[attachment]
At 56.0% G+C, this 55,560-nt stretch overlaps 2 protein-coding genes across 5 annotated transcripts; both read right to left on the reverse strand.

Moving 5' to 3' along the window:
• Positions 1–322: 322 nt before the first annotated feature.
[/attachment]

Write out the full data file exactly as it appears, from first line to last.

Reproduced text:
At 56.0% G+C, this 55,560-nt stretch overlaps 2 protein-coding genes across 5 annotated transcripts; both read right to left on the reverse strand.

Moving 5' to 3' along the window:
• Positions 1–322: 322 nt before the first annotated feature.